Dr. Bill takes a final bow at Pascack Hills

By Matthew Wikfors

Dr. Christian Wilhjelm conducting. Photo by Wilhjelm.

Dr. Christian Wilhjelm conducting. Photo by Wilhjelm.

Dr. Chris Wilhjelm, otherwise known as Dr. Bill, is retiring this year, leaving behind a legacy for both the band program and his students.

He previously taught at North Brunswick High School, Ridgewood High School, and Rye High School and has had a total of 40 years teaching high school band. He has spent 33 years walking the halls of Pascack Hills.

“It took me 44 years to graduate high school,” Wilhjelm said, speaking about his years learning personally and teaching in high schools.

Wilhjelm began as a professional French Horn player but eventually decided that he wanted to try teaching band.  He started teaching at colleges first.

“I wanted to dip my toe in and a friend of mine had to take a month off and asked if I could cover for him,” he said about his first job.  The day before his month of substitute teaching was over, he was offered another teaching position and accepted a job at North Brunswick Township High School.

Wilhjelm teaches at colleges and gives seminars and even conducts band performances  outside of school. Even after retirement, he “suspects he will be teaching for a number of years” with college students.

His 33 years at Hills have shaped the band program into what it is today.  Wilhjelm said the administration of Pascack Hills asked him to start teaching because “things were not going super well.”

“The band didn’t play very well.  They had a period of time where they had been changing band directors so there was no stability to the program,” he said.  “There were a lot of good kids in this band.  Once we got started and started getting to work, things got much better.”

As for his students, Dr. Bill said, “I get to see many of my students for four years so I get to know them better and better.”  He regretted that he “would only get to know the freshmen as freshmen.”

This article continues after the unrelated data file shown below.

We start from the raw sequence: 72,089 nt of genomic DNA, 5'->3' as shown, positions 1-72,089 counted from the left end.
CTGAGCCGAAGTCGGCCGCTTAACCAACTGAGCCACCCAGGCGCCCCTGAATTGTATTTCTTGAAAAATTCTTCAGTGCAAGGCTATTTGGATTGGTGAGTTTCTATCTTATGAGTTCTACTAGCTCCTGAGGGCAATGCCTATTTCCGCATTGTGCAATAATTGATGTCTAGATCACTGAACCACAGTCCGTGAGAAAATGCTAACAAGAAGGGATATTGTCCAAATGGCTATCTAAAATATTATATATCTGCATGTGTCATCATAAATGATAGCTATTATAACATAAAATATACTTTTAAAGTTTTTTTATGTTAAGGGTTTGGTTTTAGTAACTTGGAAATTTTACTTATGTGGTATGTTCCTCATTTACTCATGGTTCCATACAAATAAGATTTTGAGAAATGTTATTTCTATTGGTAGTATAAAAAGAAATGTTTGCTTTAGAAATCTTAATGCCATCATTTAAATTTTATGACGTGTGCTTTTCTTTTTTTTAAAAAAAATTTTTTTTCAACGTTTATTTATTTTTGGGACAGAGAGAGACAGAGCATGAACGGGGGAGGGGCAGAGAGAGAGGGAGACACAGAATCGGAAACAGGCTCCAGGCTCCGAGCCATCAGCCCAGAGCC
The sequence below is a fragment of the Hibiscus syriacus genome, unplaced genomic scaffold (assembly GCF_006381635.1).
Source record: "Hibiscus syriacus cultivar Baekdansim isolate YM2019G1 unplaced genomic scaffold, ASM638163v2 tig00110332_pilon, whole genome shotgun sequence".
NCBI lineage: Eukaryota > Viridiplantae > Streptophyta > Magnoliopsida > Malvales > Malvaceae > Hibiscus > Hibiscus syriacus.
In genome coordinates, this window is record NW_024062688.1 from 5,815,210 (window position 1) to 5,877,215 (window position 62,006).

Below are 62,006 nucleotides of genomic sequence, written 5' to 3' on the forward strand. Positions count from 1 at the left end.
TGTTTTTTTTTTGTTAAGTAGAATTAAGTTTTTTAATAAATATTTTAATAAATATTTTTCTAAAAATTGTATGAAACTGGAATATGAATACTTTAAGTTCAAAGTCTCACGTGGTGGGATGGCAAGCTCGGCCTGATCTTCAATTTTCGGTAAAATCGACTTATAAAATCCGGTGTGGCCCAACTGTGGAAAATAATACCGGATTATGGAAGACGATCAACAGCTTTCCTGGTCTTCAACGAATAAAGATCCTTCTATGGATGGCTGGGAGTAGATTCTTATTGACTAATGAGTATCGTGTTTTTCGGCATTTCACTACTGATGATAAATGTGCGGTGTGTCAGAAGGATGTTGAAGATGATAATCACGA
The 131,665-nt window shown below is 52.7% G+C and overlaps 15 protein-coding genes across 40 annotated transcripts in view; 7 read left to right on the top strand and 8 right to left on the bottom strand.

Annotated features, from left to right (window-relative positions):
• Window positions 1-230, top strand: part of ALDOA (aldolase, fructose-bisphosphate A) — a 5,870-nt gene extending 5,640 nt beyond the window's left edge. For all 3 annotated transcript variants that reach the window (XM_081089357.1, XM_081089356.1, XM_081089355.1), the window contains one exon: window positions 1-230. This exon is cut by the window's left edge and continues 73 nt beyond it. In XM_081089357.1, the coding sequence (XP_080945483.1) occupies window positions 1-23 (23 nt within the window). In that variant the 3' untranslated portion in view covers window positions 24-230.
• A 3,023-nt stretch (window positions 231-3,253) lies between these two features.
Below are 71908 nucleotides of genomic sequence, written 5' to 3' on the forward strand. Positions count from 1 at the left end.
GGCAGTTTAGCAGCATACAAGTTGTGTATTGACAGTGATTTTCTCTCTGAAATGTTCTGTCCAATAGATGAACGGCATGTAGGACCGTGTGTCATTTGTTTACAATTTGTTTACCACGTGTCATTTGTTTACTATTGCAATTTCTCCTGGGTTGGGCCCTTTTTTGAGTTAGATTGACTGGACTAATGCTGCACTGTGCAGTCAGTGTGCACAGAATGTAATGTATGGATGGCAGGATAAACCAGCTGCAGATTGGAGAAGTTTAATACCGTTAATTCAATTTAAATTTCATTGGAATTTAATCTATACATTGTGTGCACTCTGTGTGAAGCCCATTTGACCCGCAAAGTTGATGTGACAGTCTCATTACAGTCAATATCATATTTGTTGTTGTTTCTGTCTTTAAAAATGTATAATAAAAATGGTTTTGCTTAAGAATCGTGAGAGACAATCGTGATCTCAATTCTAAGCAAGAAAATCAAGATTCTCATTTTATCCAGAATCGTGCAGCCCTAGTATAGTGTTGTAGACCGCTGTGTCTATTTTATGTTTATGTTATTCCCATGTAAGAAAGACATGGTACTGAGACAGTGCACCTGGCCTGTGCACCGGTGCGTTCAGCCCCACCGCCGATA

The final concert this year is going to be almost like a tribute to Wilhjelm. Wilhjelm said,  “We’re playing a lot of music and several of the pieces the students picked because they want to play it one more time and I have very mixed feelings about it.”

“I am definitely going to be sad knowing this is his last concert,” sophomore Susie Goertz said.  “He has been able to show me that music connects to everything and I am going to continue band even when he leaves next year.”

Senior Kyle Pearlman said that he will continue to pursue the trumpet at  Vanderbilt University.  He said the best part of the class was “Dr. Bill’s love for what he does.”

For the incoming band director, Wilhjelm advises, “Anybody who is a finalist for the job should be a very skilled or a very talented teacher.  They should get to know the students as well as possible so when they come in they know everyone.”

After the final performance at Hills, Wilhjelm plans to further pursue the French Horn during retirement.  “I don’t get to practice like I used to, he said.  “It is a hope of mine to get back to work and get back to top condition.”

As for his time at Hills, Wilhjelm said, “I’d like to thank the students, especially the band students, all of my colleagues, and all of our staff.  They’re my good friends and I appreciated my time with these people.  To me, that makes life really rich.”